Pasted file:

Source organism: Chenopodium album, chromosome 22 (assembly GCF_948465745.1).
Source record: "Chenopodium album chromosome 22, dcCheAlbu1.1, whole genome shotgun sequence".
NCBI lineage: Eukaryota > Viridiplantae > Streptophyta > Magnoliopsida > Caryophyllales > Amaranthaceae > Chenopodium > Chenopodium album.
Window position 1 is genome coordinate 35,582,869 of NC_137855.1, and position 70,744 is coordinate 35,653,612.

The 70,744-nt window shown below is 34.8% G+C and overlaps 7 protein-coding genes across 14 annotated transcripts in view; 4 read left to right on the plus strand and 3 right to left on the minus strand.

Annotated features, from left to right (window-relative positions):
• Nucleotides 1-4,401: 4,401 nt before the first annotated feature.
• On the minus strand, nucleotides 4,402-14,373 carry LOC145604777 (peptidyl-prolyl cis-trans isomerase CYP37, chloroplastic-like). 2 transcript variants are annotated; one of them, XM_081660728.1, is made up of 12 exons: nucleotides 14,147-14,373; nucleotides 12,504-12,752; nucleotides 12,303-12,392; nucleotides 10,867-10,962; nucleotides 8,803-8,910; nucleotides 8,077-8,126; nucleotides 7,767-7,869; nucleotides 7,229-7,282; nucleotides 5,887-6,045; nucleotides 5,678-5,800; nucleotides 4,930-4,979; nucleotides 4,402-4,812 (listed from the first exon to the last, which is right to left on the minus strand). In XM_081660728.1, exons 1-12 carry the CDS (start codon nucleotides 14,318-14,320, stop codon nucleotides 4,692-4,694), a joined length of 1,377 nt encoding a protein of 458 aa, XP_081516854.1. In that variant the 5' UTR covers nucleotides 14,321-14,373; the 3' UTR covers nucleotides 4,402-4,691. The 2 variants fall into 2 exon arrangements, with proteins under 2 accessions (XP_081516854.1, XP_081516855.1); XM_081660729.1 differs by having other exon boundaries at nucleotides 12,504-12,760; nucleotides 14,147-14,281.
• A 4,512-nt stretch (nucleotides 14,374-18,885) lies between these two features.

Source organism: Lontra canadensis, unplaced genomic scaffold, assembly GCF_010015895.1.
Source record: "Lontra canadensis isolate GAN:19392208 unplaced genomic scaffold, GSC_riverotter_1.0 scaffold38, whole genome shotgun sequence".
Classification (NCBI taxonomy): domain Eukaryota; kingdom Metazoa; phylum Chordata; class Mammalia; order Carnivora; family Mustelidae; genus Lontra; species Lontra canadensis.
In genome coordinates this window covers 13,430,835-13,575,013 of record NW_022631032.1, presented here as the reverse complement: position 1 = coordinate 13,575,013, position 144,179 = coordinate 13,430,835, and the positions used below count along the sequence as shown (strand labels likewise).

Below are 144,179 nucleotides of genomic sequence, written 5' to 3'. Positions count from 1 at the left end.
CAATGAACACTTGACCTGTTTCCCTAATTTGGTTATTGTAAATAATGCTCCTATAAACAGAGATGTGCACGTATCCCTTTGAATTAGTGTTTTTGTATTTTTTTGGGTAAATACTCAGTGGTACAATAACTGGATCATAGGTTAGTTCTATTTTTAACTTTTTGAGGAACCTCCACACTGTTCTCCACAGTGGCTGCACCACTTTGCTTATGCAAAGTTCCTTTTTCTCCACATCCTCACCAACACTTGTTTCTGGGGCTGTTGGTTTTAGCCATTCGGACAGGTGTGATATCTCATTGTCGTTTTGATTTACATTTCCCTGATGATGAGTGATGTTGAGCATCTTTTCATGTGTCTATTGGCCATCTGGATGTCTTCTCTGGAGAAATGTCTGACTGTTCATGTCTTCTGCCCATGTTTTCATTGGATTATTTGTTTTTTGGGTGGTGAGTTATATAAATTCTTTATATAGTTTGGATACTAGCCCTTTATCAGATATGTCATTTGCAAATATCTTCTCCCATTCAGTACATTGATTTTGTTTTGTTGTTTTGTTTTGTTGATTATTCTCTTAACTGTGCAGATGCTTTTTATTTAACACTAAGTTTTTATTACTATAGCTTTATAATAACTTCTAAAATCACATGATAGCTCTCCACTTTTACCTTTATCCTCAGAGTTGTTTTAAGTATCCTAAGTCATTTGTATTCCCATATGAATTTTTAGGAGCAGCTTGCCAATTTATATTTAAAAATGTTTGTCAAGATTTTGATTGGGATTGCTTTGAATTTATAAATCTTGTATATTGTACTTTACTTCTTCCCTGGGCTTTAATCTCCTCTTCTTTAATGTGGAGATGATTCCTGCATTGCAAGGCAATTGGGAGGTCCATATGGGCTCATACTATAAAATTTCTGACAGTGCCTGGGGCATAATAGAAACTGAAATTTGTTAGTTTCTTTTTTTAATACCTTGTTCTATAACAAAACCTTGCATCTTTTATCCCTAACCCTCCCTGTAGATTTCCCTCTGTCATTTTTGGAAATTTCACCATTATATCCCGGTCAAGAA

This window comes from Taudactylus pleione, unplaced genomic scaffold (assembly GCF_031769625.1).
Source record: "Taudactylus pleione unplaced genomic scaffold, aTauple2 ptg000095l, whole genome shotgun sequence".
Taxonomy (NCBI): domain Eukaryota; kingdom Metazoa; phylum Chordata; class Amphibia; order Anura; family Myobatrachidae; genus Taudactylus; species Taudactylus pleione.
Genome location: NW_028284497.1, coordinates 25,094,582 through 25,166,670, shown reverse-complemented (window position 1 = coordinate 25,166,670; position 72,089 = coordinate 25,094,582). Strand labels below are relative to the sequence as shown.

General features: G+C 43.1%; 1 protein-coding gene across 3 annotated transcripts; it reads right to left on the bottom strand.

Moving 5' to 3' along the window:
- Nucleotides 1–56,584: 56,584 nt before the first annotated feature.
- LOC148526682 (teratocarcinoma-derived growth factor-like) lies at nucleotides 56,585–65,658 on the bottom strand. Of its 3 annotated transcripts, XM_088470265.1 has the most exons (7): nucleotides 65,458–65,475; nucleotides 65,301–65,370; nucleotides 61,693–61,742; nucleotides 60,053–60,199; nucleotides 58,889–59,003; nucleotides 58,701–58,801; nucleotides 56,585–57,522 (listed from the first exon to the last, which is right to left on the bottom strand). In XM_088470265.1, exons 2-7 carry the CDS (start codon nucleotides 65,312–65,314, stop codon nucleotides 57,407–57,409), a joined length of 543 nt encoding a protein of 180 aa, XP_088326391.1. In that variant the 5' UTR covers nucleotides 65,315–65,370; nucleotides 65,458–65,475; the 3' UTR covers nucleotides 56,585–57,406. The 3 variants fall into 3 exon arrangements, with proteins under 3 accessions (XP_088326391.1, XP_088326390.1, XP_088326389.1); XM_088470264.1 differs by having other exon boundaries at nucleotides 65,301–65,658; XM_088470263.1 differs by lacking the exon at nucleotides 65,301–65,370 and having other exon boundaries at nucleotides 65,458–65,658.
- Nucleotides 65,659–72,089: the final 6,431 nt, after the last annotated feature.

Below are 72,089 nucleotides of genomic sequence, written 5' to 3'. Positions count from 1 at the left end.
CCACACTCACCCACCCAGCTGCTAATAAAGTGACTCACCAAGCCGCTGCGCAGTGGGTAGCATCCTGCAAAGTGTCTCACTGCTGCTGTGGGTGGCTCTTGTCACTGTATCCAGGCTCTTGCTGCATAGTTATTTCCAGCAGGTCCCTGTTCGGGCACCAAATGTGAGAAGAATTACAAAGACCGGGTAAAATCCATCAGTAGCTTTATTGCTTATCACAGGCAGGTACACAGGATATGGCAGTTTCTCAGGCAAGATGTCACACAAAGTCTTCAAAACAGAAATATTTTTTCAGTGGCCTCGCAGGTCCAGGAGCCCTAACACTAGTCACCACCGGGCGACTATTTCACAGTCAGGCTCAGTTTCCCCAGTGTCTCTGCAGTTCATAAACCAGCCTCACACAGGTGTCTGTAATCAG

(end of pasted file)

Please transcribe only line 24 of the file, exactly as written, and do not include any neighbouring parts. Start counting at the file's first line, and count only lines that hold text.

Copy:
- Nucleotides 65,659–72,089: the final 6,431 nt, after the last annotated feature.